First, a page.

noble rot


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noble rot

n.
A parasitic fungus (Botrytis cinerea) that attacks ripe grapes and causes an increase in their sugar content. Certain wines, such as the French Sauternes and the Hungarian Tokay, are produced from such grapes.
American Heritage® Dictionary of the English Language, Fifth Edition. Copyright © 2016 by Houghton Mifflin Harcourt Publishing Company. Published by Houghton Mifflin Harcourt Publishing Company. All rights reserved.

noble rot

n
(Brewing) winemaking a condition in which grapes are deliberately affected by Botrytis cinerea, resulting in the shrivelling of the ripened grapes, which in turn leads to an increased sugar content
[C20: translation of French pourriture noble]
Collins English Dictionary – Complete and Unabridged, 12th Edition 2014 © HarperCollins Publishers 1991, 1994, 1998, 2000, 2003, 2006, 2007, 2009, 2011, 2014
References in periodicals archive ?
But this warmer air also holds more moisture, and botrytis mold (dubbed "noble rot" because it develops late in the growing season giving late harvest wines complex desirable flavors of raisin, honey, and dried apricot) is starting to develop in the vineyards earlier in the season leading to sour rot (self explanatory and bad).
London's Noble Rot took a subsidiary "small plate" prize for its red wine.
In France, it is affectionately known as pourriture noble', or noble rot', for its ability to produce noble (quality) wines.
The alternation of warm and windy afternoons with cold and humid mornings, particularly with the presence of loose clusters of grapes that are well-ventilated, allow development of so-called "noble rot."
Merry Edwards, legendary Sonoma winemaker who crafts a beautiful sweet Sauvignon Blanc, explains her inspiration: "I have always been enamored with the great late-harvest wines of the world--the best Sauternes and Trockenbeerenauslese." The former is the famed sweet white of Bordeaux, the latter ("TBA" for short) the sweetest of the German whites, both made from grapes that have been infected with the ominous-sounding fungus Botrytis cinerea, or "noble rot." In the process of drying and shriveling the grapes, botrytis leaves behind rich honeyed flavors and a haunting minerality--qualities key to the reputations of both wines.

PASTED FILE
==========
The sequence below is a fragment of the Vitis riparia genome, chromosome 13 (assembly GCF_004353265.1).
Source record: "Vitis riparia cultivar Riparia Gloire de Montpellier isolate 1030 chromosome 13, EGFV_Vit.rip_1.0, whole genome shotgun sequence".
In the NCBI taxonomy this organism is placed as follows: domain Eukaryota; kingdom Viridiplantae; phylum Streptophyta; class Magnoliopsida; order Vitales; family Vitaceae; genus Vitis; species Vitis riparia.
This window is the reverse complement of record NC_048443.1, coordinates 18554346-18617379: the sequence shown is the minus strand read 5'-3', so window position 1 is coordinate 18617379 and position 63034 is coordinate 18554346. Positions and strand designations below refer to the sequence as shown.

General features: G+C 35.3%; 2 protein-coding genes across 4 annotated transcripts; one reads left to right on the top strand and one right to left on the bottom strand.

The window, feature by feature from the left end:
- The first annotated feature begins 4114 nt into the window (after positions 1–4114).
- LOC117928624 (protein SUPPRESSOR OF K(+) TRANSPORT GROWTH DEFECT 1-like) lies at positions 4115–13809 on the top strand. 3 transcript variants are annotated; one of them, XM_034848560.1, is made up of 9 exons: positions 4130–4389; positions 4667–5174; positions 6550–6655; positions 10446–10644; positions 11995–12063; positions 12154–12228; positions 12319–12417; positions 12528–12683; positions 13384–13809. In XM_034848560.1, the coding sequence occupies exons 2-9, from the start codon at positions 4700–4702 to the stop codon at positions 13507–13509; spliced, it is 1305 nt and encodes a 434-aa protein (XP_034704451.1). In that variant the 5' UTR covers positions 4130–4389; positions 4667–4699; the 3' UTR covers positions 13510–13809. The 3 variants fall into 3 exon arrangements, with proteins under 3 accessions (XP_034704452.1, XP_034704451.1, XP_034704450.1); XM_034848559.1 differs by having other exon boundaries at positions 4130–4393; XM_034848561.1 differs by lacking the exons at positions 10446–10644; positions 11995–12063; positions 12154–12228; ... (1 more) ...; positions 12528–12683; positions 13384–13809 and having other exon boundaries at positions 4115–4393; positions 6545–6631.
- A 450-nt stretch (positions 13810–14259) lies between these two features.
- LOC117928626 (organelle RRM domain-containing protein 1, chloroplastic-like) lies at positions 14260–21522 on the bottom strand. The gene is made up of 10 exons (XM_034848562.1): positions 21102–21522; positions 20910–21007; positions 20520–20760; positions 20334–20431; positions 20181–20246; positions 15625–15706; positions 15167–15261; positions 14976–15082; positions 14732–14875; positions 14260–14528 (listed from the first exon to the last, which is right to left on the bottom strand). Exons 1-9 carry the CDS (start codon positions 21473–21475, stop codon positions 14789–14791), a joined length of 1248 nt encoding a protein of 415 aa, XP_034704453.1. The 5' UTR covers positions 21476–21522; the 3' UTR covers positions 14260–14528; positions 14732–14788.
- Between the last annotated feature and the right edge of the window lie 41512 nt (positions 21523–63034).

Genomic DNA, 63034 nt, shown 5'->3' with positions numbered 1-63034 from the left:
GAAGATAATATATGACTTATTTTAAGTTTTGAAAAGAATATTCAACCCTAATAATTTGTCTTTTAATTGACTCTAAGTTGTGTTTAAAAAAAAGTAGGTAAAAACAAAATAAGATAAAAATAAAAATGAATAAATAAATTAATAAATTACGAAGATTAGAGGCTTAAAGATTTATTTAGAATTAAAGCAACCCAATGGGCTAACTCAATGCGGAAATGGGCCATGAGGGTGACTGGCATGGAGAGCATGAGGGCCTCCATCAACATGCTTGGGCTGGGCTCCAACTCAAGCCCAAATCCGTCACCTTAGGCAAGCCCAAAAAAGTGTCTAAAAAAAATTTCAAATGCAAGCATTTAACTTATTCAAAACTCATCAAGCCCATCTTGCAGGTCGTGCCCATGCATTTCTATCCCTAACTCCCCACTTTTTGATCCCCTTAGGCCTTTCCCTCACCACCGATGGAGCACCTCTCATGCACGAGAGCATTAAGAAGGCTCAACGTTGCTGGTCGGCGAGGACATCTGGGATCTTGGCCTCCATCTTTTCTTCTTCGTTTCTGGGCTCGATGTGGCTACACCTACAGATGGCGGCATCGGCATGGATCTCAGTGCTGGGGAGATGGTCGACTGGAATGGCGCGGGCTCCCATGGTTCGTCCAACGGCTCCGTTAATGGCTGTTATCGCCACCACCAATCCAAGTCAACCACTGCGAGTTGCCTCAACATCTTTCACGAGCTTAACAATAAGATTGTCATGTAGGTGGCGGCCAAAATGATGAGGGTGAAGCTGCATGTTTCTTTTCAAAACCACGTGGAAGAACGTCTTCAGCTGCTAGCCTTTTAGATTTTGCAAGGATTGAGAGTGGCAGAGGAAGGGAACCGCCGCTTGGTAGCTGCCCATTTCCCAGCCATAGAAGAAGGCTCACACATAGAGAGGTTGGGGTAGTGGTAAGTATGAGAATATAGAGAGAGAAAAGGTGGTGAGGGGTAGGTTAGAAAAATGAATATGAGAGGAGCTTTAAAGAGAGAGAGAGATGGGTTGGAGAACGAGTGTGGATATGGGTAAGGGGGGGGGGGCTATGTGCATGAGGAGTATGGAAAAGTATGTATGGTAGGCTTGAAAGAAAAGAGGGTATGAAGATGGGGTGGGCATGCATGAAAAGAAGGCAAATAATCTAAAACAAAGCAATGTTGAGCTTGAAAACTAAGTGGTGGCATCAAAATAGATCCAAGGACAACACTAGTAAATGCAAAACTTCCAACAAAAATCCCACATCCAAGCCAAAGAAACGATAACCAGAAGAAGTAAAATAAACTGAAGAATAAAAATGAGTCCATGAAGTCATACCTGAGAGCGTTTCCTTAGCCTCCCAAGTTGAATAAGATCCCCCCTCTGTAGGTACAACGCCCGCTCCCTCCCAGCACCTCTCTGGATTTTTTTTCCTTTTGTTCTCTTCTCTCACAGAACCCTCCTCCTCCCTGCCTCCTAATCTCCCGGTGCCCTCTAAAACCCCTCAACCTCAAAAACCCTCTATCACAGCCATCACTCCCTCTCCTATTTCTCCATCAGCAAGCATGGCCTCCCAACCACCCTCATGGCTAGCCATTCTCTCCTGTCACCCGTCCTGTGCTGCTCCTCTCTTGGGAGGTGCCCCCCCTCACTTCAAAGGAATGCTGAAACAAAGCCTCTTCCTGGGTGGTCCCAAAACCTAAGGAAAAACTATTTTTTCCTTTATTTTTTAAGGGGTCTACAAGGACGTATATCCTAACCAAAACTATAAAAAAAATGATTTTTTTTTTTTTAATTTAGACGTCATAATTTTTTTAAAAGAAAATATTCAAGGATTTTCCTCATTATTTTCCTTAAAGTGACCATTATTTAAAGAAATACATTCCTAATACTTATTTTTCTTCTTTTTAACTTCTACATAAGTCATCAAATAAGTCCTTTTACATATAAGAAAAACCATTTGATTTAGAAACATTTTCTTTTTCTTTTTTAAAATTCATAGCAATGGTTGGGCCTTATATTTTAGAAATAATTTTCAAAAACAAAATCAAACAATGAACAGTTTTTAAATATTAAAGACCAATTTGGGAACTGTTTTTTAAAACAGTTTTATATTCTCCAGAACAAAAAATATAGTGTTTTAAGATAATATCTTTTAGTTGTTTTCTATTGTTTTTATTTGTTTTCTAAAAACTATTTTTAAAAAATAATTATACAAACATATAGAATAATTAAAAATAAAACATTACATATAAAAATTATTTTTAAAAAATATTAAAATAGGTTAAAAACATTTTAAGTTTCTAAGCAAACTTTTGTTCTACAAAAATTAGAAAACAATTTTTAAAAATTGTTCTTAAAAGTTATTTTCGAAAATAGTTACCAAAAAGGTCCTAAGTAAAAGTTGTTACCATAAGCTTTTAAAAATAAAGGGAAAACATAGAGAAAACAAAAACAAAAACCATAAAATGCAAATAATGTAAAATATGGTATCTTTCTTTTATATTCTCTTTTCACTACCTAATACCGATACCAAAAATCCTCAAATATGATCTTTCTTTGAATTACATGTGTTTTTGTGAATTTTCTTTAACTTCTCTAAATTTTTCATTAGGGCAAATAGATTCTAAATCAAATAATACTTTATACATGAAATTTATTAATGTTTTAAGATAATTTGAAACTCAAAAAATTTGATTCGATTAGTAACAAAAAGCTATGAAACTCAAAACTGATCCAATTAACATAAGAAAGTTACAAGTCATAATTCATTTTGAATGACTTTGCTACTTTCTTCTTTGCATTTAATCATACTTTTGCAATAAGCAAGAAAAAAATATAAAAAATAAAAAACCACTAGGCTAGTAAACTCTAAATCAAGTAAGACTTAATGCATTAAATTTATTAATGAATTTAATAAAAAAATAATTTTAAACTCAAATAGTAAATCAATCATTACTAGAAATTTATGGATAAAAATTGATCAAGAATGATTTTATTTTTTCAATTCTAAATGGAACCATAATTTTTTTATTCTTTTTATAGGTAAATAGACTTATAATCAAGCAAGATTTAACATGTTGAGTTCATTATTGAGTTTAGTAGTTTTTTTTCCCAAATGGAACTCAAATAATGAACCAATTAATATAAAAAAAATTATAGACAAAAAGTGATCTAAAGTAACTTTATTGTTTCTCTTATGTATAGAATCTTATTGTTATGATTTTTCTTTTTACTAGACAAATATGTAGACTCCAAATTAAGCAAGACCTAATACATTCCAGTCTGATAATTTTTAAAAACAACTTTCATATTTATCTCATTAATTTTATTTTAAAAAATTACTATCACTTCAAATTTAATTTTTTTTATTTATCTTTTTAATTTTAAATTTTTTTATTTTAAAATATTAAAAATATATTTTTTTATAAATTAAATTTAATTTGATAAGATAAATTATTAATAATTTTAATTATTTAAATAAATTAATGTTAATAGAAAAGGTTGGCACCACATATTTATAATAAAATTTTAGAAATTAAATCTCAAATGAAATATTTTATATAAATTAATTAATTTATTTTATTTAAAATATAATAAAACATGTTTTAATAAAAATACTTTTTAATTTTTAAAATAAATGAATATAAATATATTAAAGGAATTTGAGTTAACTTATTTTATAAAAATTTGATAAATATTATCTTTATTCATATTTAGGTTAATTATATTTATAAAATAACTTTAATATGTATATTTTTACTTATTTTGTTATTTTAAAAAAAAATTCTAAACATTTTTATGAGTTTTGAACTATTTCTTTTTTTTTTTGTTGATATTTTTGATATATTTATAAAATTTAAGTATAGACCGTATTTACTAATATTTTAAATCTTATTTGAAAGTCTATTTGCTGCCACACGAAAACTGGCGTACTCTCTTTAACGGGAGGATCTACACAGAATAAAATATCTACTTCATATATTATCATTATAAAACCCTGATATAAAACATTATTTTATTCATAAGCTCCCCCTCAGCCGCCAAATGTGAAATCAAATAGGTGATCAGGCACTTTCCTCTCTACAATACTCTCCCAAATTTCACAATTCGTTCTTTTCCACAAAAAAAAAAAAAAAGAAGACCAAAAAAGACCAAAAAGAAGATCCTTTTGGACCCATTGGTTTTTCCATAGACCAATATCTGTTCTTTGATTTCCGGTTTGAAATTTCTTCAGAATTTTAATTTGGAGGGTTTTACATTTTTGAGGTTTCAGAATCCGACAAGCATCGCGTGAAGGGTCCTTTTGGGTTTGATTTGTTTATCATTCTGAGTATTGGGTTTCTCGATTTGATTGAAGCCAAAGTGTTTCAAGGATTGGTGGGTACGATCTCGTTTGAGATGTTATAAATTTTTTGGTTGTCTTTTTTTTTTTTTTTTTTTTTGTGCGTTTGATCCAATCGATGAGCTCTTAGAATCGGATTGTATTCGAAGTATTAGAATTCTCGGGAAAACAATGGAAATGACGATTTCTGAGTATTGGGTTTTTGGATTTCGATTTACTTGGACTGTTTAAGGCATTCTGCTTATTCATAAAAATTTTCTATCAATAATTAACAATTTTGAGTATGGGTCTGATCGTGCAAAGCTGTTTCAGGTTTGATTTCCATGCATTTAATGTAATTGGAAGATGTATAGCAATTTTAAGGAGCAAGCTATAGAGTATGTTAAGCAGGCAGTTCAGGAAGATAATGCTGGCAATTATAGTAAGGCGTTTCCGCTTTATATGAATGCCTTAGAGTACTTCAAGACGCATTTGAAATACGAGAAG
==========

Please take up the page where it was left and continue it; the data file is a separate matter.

Special growing conditions cause a "friendly" rot, noble rot, to change the grapes so they become raisiny on the vine.
The wines are made in the same way as the more illustrious offerings from nearby Sauternes - using semillon, sauvignon blanc and muscadelle grapes that have been affected by 'noble rot' that concentrates the flavour and sugar.
These wines, made with grapes that have been inflicted with botrytis, the famous noble rot, are both fiercely sweet and wonderfully acidic, with flavors of orange and apricot that meld gorgeously with chocolate.
When Samuel Tinon, a sweet-wine maker in Bordeaux, decided to move to the Tokaji region of Hungary, he was ready to make wine from its Aszu (dried up' or 'dried out') grapes--grapes attacked by the desirable botrytis cinerea, or noble rot. These grapes are so concentrated that they have to soak in vats of young wine to dissolve their flavors.
Those conditions promote the growth of a fungus called Botrytis, referred to by winemakers as "noble rot" and which helps concentrate the flavor of the grape.
Also known as 'noble rot', it shrivels the fruit to its concentrated, honeyed essence.
Ice wine is also very crisp and slightly acidic in flavor, because it is not affected with noble rot, like Sauternes, another intensely sweet dessert wine.